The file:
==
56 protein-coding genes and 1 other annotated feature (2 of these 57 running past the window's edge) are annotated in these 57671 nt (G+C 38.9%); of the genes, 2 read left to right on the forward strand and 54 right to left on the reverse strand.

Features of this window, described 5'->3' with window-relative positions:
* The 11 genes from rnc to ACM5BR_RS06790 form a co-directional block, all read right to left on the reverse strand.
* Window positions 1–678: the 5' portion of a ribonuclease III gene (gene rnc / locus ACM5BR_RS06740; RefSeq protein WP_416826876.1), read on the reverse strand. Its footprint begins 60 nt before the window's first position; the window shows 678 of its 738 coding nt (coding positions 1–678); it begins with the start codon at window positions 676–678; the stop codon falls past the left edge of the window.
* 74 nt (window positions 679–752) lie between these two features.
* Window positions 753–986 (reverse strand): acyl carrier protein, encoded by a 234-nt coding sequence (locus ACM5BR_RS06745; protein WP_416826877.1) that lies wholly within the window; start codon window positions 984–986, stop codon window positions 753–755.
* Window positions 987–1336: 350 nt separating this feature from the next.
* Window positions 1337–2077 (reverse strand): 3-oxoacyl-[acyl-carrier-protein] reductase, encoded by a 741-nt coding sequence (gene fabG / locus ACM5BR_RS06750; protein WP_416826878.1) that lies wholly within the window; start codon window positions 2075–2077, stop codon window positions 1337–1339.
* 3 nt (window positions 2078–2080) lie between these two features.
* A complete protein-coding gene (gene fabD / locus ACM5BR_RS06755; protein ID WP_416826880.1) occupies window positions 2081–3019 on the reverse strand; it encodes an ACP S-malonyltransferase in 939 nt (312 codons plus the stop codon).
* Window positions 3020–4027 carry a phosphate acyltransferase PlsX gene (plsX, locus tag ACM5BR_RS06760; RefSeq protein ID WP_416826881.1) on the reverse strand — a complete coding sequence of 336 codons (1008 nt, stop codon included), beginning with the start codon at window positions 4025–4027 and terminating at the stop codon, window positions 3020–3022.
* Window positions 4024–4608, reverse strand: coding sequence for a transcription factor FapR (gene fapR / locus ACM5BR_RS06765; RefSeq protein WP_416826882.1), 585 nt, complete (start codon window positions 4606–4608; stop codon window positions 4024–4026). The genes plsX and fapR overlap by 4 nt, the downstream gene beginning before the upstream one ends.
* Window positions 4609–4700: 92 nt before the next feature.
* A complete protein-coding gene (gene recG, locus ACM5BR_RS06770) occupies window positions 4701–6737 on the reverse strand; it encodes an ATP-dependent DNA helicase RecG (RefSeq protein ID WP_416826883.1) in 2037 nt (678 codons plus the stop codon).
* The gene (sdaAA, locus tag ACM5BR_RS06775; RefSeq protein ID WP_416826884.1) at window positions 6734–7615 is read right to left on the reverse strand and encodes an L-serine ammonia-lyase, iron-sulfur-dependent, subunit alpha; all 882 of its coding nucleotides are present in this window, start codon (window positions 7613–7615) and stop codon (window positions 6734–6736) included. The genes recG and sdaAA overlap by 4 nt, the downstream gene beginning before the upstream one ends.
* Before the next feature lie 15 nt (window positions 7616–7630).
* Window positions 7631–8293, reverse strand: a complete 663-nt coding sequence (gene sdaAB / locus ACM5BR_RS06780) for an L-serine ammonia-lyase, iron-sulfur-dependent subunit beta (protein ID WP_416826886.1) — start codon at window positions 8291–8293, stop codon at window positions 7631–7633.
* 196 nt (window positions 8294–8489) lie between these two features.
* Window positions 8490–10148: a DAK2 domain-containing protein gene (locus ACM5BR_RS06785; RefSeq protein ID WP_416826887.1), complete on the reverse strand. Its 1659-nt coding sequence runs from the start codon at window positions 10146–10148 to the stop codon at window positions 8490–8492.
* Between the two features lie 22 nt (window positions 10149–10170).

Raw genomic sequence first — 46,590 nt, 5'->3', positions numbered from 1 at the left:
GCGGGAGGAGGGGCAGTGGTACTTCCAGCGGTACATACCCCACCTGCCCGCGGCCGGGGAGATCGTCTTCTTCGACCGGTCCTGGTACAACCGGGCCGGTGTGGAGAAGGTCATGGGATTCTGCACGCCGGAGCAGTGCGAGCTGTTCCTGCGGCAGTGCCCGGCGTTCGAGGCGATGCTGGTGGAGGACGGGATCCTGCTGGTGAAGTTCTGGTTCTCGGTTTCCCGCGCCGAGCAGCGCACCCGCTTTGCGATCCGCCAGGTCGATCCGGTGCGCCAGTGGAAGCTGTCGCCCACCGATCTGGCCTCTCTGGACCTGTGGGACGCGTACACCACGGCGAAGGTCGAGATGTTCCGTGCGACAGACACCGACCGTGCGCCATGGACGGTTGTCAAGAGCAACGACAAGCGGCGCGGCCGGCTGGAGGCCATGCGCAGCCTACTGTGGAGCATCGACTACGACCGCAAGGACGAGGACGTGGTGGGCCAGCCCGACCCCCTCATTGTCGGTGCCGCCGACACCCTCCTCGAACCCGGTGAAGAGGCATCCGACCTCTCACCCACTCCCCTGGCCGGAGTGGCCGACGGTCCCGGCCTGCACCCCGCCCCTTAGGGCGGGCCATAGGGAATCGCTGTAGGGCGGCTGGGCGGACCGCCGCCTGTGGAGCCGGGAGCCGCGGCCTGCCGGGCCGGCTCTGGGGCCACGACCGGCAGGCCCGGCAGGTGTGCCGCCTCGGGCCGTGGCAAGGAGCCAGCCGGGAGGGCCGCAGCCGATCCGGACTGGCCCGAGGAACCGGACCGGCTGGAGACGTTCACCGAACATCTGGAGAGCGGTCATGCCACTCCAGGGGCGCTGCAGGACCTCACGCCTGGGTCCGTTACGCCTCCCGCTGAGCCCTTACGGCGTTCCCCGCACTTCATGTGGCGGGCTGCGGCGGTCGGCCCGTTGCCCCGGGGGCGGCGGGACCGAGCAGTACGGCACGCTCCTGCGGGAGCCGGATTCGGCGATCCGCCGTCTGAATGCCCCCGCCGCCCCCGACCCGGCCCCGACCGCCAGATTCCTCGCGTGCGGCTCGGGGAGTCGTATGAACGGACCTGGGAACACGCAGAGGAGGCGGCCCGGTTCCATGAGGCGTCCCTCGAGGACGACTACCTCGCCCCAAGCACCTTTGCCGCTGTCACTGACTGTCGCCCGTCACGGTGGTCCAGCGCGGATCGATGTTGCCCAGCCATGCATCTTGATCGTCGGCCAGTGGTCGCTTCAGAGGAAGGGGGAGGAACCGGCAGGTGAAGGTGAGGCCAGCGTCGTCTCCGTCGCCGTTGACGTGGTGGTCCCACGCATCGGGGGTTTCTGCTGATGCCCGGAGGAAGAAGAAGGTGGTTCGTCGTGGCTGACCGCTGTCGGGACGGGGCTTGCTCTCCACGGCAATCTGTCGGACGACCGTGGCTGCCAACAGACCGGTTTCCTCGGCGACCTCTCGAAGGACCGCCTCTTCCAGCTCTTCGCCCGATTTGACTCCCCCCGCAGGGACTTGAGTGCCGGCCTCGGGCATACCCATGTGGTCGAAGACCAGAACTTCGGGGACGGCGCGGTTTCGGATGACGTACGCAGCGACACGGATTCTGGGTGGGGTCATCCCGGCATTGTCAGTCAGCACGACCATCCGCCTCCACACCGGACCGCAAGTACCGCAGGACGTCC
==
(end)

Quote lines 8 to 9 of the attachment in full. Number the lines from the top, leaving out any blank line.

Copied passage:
* Window positions 1337–2077 (reverse strand): 3-oxoacyl-[acyl-carrier-protein] reductase, encoded by a 741-nt coding sequence (gene fabG / locus ACM5BR_RS06750; protein WP_416826878.1) that lies wholly within the window; start codon window positions 2075–2077, stop codon window positions 1337–1339.
* 3 nt (window positions 2078–2080) lie between these two features.